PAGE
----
My first books were written mostly from intuition and a love of stories, and over time, I learned more about what I was doing.  I began to write more challenging stories that required more thought and analysis.  I learned that if I wasn't sure where to start a book, I probably needed to read more history.  Plots and people became more complex and I had to figure out how to put all the pieces together.  My standards got higher because I didn't want to repeat myself. 

Plus, it got harder and harder convincing the  Muse that deadlines matter.  So months are spent staring at the computer and not much happens.  Then the last months are a desperate rush to the finish. This is not fun, but my theory is that we all come with a certain creative process hardwired into our brains, and we have to learn how to work with that. No one ever said it would be easy!!!!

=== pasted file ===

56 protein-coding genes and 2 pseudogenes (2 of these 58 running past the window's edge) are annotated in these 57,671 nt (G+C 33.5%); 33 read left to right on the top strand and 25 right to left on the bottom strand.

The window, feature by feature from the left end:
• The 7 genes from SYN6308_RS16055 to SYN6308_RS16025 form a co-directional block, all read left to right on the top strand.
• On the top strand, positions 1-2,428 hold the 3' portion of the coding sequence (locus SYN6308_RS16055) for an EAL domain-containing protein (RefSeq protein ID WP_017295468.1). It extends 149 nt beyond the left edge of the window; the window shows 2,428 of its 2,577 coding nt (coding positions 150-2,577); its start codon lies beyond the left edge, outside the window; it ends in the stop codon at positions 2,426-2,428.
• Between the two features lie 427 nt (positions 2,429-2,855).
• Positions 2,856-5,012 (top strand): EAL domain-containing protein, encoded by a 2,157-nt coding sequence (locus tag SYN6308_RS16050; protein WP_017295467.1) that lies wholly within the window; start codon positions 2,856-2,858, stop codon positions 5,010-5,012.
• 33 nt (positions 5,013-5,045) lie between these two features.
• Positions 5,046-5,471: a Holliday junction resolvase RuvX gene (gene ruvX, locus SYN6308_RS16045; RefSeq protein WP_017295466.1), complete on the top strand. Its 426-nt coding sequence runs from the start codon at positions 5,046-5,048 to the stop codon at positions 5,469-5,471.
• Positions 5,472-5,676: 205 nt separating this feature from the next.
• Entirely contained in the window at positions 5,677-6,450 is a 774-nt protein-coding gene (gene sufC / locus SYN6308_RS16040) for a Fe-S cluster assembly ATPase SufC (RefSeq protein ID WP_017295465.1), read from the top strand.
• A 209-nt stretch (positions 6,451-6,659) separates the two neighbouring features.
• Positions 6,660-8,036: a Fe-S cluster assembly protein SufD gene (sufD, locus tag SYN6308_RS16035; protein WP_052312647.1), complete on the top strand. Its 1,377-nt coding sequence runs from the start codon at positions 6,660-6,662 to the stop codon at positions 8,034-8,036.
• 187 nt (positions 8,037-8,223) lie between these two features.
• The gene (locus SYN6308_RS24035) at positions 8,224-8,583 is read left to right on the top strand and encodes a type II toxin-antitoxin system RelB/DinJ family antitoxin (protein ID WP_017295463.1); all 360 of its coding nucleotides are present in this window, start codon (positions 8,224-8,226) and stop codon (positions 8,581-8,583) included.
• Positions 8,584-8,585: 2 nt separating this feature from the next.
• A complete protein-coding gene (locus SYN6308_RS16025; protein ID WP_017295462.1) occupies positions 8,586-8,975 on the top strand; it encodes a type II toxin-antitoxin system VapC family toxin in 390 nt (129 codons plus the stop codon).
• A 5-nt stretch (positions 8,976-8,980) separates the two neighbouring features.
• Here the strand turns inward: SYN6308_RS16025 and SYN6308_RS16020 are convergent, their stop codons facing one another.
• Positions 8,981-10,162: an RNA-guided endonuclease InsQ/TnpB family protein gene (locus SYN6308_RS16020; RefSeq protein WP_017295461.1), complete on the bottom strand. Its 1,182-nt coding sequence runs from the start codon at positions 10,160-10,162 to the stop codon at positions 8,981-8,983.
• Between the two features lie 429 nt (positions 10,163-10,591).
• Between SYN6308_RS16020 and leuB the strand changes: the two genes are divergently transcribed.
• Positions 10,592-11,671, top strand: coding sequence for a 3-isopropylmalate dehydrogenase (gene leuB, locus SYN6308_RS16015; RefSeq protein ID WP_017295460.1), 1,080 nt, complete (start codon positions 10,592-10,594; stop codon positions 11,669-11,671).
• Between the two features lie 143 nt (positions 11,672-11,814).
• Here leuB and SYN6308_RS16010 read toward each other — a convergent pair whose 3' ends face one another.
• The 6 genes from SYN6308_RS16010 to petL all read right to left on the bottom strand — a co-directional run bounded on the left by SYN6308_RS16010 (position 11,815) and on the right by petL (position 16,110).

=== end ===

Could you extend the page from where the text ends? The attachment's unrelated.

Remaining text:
1527px-Browne _Henriette_-_A_Girl_Writing;_The_Pet_Goldfinch_-_Google_Art_ProjectPia said: I’m afraid it’s a resounding no from me as well! Although to be fair, it seems to vary wildly from book to book. Some just pour out almost of their own accord while others are like pulling teeth. The hardest part is keeping the momentum going so you don’t get the dreaded ‘saggy middle’ where nothing much happens. I generally have a good idea of how each story starts and ends, but the rest is a bit nebulous. 

As I’m a pantser I am usually very impatient and want to get the story down while inspiration strikes. That means I have to go back and add details afterwards sometimes which isn’t as much fun. And like Nicola, I write dual time and time travel stories where some of the historical details and events have to add up so that’s even more tricky!